16 July 2010
16 July 2010
Boeing has chosen North Charleston, S.C., as the location for its new 787 Dreamliner interiors fabrication facility. Employees at the facility will manufacture and assemble airplane interior parts.
Boeing will purchase land from Stone Mountain Industrial Park Inc. BRPH will design the facility, and Pattillo Construction will provide construction services.
""This decision is another significant step toward creating a solid aerospace presence for future generations to come in South Carolina,"" said Ray Conner, vice president and general manager, Supply Chain Management and Operations, Boeing Commercial Airplanes. ""The selected location for our new interiors facility will provide us with the continued flexibility we need to leverage our production capability and meet the needs of our 787 customers.""
The new fabrication factory will be 10 miles (16 km) from Boeing's 787 final assembly and delivery site in North Charleston. The close proximity of the two facilities will help improve the efficiency of the final assembly and delivery process in South Carolina.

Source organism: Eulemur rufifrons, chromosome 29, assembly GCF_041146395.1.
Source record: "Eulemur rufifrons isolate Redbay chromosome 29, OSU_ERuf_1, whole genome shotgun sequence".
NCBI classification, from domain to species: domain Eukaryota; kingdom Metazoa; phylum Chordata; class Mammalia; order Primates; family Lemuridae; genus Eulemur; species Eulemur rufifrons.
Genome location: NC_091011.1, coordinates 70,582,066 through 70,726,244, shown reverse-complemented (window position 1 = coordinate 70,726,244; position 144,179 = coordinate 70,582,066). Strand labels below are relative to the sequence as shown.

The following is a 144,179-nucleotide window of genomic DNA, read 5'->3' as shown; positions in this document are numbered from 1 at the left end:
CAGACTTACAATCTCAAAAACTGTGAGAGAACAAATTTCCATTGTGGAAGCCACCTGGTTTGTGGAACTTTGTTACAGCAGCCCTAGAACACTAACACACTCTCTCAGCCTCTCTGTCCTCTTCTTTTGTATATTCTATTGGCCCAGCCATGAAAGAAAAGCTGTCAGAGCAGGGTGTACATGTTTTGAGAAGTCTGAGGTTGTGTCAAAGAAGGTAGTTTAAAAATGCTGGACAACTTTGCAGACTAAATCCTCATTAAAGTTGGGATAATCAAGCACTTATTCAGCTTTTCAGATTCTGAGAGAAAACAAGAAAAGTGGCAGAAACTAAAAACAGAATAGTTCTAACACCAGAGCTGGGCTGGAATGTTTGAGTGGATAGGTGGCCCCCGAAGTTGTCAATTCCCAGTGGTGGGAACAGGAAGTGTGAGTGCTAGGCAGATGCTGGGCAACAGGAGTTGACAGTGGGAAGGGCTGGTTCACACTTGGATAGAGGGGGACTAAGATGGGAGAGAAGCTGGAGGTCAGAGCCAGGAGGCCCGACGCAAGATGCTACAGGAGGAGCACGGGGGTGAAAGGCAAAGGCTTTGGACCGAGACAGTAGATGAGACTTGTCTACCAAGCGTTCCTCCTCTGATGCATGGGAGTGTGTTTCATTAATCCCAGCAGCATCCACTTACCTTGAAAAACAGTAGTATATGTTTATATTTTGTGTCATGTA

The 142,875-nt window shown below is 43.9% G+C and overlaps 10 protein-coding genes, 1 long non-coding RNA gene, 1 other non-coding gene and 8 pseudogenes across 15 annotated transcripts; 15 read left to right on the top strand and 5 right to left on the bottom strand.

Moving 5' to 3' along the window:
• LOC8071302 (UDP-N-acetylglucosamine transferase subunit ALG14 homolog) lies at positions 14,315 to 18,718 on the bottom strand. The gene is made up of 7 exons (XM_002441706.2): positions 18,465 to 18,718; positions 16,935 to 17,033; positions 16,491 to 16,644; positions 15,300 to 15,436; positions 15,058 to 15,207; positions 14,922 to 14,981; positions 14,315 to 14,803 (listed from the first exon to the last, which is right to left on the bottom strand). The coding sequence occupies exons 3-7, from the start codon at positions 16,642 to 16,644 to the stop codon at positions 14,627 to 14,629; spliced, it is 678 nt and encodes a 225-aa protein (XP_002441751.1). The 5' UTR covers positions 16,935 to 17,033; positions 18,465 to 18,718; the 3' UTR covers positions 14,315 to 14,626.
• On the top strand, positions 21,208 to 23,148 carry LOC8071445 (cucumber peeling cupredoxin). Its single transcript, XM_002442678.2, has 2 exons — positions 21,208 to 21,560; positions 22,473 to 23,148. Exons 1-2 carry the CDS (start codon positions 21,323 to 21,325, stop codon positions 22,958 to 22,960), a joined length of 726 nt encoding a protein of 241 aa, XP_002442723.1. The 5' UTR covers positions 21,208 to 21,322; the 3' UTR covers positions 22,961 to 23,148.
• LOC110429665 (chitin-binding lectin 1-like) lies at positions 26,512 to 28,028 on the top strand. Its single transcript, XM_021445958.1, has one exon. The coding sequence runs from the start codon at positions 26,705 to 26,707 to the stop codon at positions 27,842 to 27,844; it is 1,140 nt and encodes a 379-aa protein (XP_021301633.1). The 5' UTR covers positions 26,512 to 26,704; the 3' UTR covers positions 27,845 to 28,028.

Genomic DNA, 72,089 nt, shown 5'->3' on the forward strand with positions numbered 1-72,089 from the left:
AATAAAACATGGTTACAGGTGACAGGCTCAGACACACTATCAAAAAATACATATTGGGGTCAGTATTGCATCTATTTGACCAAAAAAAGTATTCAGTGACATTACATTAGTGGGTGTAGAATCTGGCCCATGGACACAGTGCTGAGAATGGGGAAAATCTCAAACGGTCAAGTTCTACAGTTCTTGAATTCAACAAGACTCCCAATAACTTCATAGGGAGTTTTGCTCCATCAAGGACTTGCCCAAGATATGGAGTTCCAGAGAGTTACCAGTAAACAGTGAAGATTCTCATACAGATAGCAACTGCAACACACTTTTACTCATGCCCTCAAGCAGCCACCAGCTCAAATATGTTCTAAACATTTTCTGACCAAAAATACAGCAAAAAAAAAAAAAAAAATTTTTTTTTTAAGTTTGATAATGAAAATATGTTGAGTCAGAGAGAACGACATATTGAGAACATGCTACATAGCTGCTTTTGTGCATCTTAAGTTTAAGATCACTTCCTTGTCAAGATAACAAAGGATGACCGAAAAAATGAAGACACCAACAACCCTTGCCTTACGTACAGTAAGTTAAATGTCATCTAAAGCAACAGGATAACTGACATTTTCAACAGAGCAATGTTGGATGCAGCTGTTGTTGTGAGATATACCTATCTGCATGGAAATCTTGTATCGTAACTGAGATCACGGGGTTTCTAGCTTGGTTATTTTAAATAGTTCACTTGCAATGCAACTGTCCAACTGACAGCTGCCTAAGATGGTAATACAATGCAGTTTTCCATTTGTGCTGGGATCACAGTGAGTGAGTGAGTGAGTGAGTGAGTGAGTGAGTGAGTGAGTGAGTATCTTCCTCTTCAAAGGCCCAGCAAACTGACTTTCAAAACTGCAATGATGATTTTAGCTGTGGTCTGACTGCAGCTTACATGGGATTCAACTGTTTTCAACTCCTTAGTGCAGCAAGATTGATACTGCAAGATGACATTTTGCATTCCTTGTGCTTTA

The interiors fabrication facility, which was first announced in May, is expected to create more than 150 new jobs.
At the new facility, the Interiors Responsibility Center South Carolina team will manufacture 787 interior parts, including stowbins, closets, partitions, class dividers, floor-mounted stowbins used by flight attendants, overhead flight-crew rests, overhead flight attendant crew rests, video-control stations and attendant modules.
Construction is expected to begin in the fourth quarter of 2010.
Cobra International will showcase a range of composite products at CAMX 2018, including carbon fibre components for the automotive, transportation, marine, water sports and luxury sectors.
Coriolis Composites has been selected by the National Institute for Aviation Research (NIAR) at Wichita State University (WSU), US, to provide a thermoplastics capable Automated Fibre Placement (AFP) system.
Boeing and Thermwood have employed additive manufacturing technology to produce a large, single-piece tool for the 777X programme. The project is demonstrating that additive manufacturing is ready to produce production quality tooling for the aerospace industry.